Data Flow in Lab and Field


#1

Hi all

@DanT and I had a very good session today where we had some hands on experience with dashboards.

While talking about how samples will be processed in the lab a couple of topics were arising.

Calibration

Before a batch of samples is processed, calibration is necessary where linear regression is used to create a fit. One option would be to hardcode the calibration then inside the measurement script. The more ideal option would be to do a survey for the calibration, pair it with an ID and then fetch the calibration during the measurement from the web application (via JSON or CSV). The ID of the calibration is entered as text question inside the measurement survey.

Micro Surveys vs Large Surveys

In General most surveys will consist of an ID which identifies the sample or the sample location and a series of measurements.

In the lab, the flow is to run a certain measurement for every single sample. This has the effect to leave many surveys open. Finding the proper survey would require a search function where partially answered surveys are queried for a specific sample ID.

Another option would be to create micro surveys, where the survey would only consist of a single measurement and ID. Then in the dashboard, all data would be pulled together and joined on the sample ID.

Benefits of micro surveys

  • survey is done after single measurement
  • integrity of data could be better (if something goes wrong, with the entire data set, only single measurement is affected)
  • possibly assign multiple measurements for single ID may be helpful
  • allows service technician to complete simple survey without lab needing to continue started survey
  • could benefit comparability of data (?) or the opposite (?)

Benefits of long surveys

  • clearly shows user the progress within a survey
  • strongly coherent data sets
  • clear indication when survey is completed
  • fewer surveys

Both options have their benefits. For downloading a single CSV currently the long surveys are the only option, yet building a dashboard that merges multiple surveys into a single CSV would not be too difficult to implement.

A mix of both options would allow service technicians in the field to have a longer survey with the benefit of fewer surveys and clear indication of progress, and the lab to split the rest into small surveys for maximum efficiency.

Conclusion

This is a topic which we need to discuss further to come to a clear conclusion, the good news is that both methods are possible to do in practice with the current setup. For efficiency the only feature currently missing in the Android application is the option to search survey for an ID oder generic content.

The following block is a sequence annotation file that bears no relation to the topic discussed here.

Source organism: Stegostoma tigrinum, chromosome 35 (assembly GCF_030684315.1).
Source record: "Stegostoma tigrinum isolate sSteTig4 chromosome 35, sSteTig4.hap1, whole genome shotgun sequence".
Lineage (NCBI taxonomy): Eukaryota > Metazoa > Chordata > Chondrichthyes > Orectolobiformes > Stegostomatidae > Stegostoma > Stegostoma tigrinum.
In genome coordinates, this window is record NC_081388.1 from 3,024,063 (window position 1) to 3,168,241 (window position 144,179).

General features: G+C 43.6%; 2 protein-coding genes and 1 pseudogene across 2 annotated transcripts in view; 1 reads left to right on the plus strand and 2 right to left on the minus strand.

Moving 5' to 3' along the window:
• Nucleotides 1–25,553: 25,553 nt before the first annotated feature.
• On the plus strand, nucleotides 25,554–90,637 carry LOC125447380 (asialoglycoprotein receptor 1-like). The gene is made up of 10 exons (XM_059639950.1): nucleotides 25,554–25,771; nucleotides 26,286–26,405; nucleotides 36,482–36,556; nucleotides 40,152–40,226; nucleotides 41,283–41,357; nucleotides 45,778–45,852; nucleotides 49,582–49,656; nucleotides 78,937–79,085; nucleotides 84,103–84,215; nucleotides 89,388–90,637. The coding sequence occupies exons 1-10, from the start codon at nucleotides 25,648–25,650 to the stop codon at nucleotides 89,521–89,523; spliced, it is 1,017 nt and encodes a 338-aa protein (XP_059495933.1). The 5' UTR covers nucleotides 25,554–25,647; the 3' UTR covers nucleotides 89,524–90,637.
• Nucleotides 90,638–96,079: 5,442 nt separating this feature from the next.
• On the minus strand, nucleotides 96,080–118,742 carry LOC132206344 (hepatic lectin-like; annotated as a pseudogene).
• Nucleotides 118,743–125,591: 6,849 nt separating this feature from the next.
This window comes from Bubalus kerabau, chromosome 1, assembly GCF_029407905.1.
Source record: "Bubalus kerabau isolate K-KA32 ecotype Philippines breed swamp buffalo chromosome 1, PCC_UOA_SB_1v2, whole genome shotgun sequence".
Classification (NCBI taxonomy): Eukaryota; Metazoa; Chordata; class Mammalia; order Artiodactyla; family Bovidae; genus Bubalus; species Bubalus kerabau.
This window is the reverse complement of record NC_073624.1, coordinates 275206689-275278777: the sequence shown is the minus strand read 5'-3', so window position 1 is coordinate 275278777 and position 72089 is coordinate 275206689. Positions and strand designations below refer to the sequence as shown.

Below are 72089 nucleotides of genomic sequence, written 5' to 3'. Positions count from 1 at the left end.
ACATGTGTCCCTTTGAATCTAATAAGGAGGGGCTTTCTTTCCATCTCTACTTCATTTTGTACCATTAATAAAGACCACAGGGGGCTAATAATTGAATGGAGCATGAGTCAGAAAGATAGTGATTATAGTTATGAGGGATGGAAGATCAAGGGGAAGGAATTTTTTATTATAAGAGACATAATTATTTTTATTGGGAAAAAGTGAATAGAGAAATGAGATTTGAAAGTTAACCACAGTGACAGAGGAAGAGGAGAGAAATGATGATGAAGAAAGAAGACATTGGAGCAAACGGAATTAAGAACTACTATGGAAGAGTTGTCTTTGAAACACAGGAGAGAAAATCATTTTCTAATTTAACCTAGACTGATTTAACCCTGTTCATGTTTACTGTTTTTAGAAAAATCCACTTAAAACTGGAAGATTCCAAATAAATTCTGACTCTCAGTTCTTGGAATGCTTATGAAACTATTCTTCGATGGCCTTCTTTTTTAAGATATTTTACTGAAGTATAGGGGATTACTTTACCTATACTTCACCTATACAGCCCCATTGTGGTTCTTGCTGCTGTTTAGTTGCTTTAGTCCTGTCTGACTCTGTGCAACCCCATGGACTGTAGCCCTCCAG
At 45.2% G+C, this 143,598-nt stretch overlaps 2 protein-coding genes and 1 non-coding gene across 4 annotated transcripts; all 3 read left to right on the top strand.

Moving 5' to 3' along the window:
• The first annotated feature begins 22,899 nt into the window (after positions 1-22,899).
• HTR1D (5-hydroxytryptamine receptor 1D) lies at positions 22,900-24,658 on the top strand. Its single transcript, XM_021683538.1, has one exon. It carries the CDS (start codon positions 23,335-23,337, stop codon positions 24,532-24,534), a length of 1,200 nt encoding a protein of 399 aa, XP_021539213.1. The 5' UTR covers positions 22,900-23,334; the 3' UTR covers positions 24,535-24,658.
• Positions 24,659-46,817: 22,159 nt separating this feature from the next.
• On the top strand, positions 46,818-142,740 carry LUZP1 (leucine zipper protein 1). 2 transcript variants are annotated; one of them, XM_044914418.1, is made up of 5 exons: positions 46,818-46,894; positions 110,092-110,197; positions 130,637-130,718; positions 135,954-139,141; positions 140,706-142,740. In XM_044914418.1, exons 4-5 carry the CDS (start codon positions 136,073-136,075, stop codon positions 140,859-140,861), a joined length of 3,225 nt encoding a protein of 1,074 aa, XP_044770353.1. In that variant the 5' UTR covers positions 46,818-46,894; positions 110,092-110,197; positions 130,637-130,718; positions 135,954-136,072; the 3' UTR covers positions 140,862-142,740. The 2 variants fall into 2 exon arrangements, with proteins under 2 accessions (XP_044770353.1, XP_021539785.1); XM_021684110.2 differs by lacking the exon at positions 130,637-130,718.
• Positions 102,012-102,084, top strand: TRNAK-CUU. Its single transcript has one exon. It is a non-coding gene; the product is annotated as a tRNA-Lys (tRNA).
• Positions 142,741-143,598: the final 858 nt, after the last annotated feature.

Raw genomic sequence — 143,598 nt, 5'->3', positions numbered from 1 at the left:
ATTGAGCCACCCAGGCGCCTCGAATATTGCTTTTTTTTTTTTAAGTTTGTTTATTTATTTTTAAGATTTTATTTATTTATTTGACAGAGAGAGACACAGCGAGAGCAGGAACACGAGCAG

#2

@mdc Dan and I discussed this some last week also…Now that we have some experience in the lab, makes most sense is to create 3 surveys:

  1. Metadata - samples comes in, you scan barcode and enter metadata (if submitted in paper form). This is the ‘intake’ step to ensure nothing that comes in gets missed. Data Partners can push this survey directly from the field.
  2. Food - all food data
  3. Soil - all soil data

In actual use cases, a phone may have 100 or more partially completed surveys and 100s of completed surveys in it at any given time. This is important to know in terms of performance and stability.

The key to making this actually workable in the lab is:

  1. Barcode search - I think we’ve talked this to death, but here it is again :slight_smile: You can take an image of a barcode, and find all saved surveys (partial surveys included) which contain that barcode.
  2. Stored surveys are sorted in the display by 1) partial surveys on top and 2) by the time they were entered.
  3. When you click on a partial survey from search, you immediately go to next question in the survey which is unaswered. If the survey is completed, you go to the overview screen for that survey (which shows all question with the checkboxes on the right hand side).
  4. Lab SOP for parts of the process which involve lots manual data input (weights, or things like that), we will have a manifest with spaces to put write in each weight next to the barcode. The manifest will travel with the sample, get filled out by pen along the way, and at the end of the process will be entered in all at once into the survey.
  5. Barcodes should be relatively short (less than 5 numbers/letters) but be able to represent a large number of unique samples. Using 0-9 and A - Z will allow a very large set of unique combinations with only 5 number/letters (45M combinations should be good).